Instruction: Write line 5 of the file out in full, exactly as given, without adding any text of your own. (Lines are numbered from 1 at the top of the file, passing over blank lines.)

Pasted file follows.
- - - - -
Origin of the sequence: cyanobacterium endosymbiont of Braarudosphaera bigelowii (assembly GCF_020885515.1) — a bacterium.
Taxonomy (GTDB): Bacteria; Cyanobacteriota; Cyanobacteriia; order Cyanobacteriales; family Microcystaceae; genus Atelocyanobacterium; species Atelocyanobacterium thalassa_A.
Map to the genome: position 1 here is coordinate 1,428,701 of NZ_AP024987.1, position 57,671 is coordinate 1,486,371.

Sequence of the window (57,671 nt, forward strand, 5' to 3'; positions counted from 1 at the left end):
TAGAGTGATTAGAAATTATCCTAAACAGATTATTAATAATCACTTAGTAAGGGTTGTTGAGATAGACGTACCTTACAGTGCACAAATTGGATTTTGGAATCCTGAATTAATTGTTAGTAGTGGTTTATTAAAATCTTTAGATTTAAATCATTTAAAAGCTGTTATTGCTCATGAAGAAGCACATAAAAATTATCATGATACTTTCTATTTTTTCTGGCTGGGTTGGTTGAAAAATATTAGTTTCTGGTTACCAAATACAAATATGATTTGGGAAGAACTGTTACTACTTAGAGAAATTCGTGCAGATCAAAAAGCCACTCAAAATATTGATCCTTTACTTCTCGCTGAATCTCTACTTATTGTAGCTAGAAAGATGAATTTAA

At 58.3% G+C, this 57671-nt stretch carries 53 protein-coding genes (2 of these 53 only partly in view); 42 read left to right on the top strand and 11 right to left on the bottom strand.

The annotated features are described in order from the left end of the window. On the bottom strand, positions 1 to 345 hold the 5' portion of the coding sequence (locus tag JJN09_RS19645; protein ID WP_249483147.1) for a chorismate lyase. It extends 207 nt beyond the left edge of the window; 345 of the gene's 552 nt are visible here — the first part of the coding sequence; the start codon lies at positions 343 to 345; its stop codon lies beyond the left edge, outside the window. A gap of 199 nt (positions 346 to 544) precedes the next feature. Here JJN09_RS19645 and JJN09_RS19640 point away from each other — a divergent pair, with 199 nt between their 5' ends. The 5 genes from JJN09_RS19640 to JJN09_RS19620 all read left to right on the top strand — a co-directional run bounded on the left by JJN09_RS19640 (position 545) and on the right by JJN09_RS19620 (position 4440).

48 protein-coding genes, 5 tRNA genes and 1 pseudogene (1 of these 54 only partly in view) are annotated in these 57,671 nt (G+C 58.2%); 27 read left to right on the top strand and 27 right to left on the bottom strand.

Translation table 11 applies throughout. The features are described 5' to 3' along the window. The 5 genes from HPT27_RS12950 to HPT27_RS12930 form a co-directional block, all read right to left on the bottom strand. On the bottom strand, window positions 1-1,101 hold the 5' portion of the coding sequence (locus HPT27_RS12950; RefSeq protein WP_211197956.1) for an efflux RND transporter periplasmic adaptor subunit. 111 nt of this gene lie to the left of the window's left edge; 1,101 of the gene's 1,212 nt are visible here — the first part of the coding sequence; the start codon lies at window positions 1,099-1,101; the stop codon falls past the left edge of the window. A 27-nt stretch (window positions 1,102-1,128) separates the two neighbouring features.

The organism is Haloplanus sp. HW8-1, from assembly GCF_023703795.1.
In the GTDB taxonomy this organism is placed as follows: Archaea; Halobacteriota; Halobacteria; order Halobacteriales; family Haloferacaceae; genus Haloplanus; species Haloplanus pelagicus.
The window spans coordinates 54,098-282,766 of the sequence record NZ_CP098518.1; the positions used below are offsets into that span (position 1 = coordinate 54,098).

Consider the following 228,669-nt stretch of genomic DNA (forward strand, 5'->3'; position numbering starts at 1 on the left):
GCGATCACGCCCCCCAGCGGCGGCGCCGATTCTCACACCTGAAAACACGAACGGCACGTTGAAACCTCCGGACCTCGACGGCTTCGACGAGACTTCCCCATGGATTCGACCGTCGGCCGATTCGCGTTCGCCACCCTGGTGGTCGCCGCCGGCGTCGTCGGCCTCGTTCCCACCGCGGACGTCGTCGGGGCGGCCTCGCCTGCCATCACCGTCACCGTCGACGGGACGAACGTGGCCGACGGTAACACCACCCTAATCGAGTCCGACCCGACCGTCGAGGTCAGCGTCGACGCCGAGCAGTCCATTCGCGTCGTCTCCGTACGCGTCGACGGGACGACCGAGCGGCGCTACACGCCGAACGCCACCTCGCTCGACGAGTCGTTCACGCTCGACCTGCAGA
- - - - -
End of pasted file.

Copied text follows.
TAGAGTGATTAGAAATTATCCTAAACAGATTATTAATAATCACTTAGTAAGGGTTGTTGAGATAGACGTACCTTACAGTGCACAAATTGGATTTTGGAATCCTGAATTAATTGTTAGTAGTGGTTTATTAAAATCTTTAGATTTAAATCATTTAAAAGCTGTTATTGCTCATGAAGAAGCACATAAAAATTATCATGATACTTTCTATTTTTTCTGGCTGGGTTGGTTGAAAAATATTAGTTTCTGGTTACCAAATACAAATATGATTTGGGAAGAACTGTTACTACTTAGAGAAATTCGTGCAGATCAAAAAGCCACTCAAAATATTGATCCTTTACTTCTCGCTGAATCTCTACTTATTGTAGCTAGAAAGATGAATTTAA